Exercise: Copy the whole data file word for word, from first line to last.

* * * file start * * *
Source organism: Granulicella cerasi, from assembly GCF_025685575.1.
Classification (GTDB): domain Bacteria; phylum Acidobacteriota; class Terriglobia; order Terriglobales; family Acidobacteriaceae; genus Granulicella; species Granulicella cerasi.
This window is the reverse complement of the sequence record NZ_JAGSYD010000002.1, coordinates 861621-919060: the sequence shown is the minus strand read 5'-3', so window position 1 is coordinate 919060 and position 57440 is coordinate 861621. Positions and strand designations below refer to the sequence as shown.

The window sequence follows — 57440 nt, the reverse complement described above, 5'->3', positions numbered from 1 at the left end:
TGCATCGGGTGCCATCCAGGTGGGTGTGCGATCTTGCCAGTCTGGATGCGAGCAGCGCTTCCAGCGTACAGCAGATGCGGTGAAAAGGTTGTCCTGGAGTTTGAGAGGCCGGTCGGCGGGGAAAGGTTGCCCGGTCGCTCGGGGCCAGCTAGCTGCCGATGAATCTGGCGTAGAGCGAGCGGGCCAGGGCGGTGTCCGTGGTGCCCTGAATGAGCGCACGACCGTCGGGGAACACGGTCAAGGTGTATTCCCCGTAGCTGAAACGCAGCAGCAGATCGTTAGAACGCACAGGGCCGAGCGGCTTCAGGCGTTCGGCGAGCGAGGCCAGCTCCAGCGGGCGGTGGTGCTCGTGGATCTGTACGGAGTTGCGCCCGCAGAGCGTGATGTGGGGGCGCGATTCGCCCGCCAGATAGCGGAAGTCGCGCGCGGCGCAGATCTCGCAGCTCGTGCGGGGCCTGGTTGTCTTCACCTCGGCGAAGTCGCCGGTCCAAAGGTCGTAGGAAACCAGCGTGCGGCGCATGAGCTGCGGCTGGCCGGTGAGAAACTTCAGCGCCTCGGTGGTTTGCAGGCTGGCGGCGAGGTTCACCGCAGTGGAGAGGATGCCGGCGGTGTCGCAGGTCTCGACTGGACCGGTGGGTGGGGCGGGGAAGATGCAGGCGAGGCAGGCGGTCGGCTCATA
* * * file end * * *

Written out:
Source organism: Granulicella cerasi, from assembly GCF_025685575.1.
Classification (GTDB): domain Bacteria; phylum Acidobacteriota; class Terriglobia; order Terriglobales; family Acidobacteriaceae; genus Granulicella; species Granulicella cerasi.
This window is the reverse complement of the sequence record NZ_JAGSYD010000002.1, coordinates 861621-919060: the sequence shown is the minus strand read 5'-3', so window position 1 is coordinate 919060 and position 57440 is coordinate 861621. Positions and strand designations below refer to the sequence as shown.

The window sequence follows — 57440 nt, the reverse complement described above, 5'->3', positions numbered from 1 at the left end:
TGCATCGGGTGCCATCCAGGTGGGTGTGCGATCTTGCCAGTCTGGATGCGAGCAGCGCTTCCAGCGTACAGCAGATGCGGTGAAAAGGTTGTCCTGGAGTTTGAGAGGCCGGTCGGCGGGGAAAGGTTGCCCGGTCGCTCGGGGCCAGCTAGCTGCCGATGAATCTGGCGTAGAGCGAGCGGGCCAGGGCGGTGTCCGTGGTGCCCTGAATGAGCGCACGACCGTCGGGGAACACGGTCAAGGTGTATTCCCCGTAGCTGAAACGCAGCAGCAGATCGTTAGAACGCACAGGGCCGAGCGGCTTCAGGCGTTCGGCGAGCGAGGCCAGCTCCAGCGGGCGGTGGTGCTCGTGGATCTGTACGGAGTTGCGCCCGCAGAGCGTGATGTGGGGGCGCGATTCGCCCGCCAGATAGCGGAAGTCGCGCGCGGCGCAGATCTCGCAGCTCGTGCGGGGCCTGGTTGTCTTCACCTCGGCGAAGTCGCCGGTCCAAAGGTCGTAGGAAACCAGCGTGCGGCGCATGAGCTGCGGCTGGCCGGTGAGAAACTTCAGCGCCTCGGTGGTTTGCAGGCTGGCGGCGAGGTTCACCGCAGTGGAGAGGATGCCGGCGGTGTCGCAGGTCTCGACTGGACCGGTGGGTGGGGCGGGGAAGATGCAGGCGAGGCAGGCGGTCGGCTCATA